Fiedler's Contingency Theory

Technical Details

Name(s): Fiedler's contingency theory
Author: Fred Fiedler
Classification: Contingency Theories
Year: 1958 in his work Leader Attitudes and Group Effectiveness


  • The theory is extremely well researched, given the stated parameters.
  • For a "thumb-in-the-wind" approach to identifying leaders, Fiedler's contingency theory can assist enormously:
  • Leaders with good personal relations are matched to a poorly structured task environment.
  • For leaders who are impersonal, they are placed in well task structured environment.
  • Because this is a contingency theory, it is inherently more flexible than a "one takes all" theory.


  • LPC scale is subjective, and characteristics are relative in contexts.
  • Even according to Fiedler, the LPC score is valid only for groups that are closely supervised and does not apply to "open ones" such as teams.
  • It is questionable whether Fiedler's contingency theory is valid in all situations, such as when neither the task is well defined and no choice of leaders is to be had, except ones with bad personalities.


Fiedler's contingency theory is one of the contingency theories that states that effective leadership depends not only on the style of leading but on the control over a situation. There needs to be good leader-member relations, task with clear goals and procedures, and the ability for the leader to mete out rewards and punishments. Lacking these three in the right combination and context will result in leadership failure. Fiedler created the least preferred co-worker (LPC) scale, where a leader is asked what traits can be ascribed to the co-worker that the leader likes the least. As an example [1]:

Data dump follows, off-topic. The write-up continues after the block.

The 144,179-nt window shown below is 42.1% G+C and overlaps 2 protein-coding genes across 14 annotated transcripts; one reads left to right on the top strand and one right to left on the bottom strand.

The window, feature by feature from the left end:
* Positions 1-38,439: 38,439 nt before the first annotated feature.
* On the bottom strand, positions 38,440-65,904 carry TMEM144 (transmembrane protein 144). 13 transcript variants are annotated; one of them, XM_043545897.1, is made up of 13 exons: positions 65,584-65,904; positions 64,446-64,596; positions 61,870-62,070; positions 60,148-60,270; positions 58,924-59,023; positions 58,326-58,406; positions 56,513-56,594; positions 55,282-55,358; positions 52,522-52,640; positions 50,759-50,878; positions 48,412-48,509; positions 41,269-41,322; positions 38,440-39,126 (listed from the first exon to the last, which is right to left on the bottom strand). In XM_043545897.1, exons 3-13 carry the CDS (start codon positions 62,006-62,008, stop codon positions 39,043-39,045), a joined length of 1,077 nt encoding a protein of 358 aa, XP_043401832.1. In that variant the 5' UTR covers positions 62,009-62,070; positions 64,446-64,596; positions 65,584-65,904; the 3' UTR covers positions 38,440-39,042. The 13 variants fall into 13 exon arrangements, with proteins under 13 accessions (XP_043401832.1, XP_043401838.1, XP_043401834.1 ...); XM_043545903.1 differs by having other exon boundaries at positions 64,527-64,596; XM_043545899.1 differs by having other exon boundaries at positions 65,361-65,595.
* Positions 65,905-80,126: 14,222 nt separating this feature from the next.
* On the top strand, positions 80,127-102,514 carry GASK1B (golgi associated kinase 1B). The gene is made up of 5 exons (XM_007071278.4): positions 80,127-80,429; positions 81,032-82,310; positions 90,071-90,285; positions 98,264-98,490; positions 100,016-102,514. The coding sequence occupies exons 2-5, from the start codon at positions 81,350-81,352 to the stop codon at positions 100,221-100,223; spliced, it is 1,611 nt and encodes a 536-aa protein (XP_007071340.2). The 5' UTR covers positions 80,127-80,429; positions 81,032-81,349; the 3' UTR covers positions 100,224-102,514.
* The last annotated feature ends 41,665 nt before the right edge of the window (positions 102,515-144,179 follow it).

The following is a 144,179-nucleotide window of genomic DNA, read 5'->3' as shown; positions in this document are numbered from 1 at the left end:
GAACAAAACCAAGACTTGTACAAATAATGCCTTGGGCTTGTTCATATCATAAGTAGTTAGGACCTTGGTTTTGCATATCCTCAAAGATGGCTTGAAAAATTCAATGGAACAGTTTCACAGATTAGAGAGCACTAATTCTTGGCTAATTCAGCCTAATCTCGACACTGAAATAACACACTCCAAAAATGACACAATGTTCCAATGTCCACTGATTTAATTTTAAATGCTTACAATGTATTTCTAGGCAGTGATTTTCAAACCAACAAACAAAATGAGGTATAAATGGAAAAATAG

Uncooperative 1 2 3 4 5 6 7 8 Cooperative
Unfriendly 1 2 3 4 5 6 7 8 Friendly
Hostile 1 2 3 4 5 6 7 8 Supportive
Guarded 1 2 3 4 5 6 7 8 Open
........ 1 2 3 4 5 6 7 8 ........


Fiedler's contingency theory is a qualification or type of contingency theory. Contingency theories in general state that the effectiveness of leadership depends upon the situation, and there are numerous factors, such as the nature of the task, leader's personality, and make-up of the group being led. For a more comprehensive discussion of contingency theories in general, see Contingency Theories.

To provide meaning to Fiedler's contingency theory it is necessary to focus on at least one aspect of the leader-led situation, although such a focus only highlights an issue, rather than giving a complete description of the situation.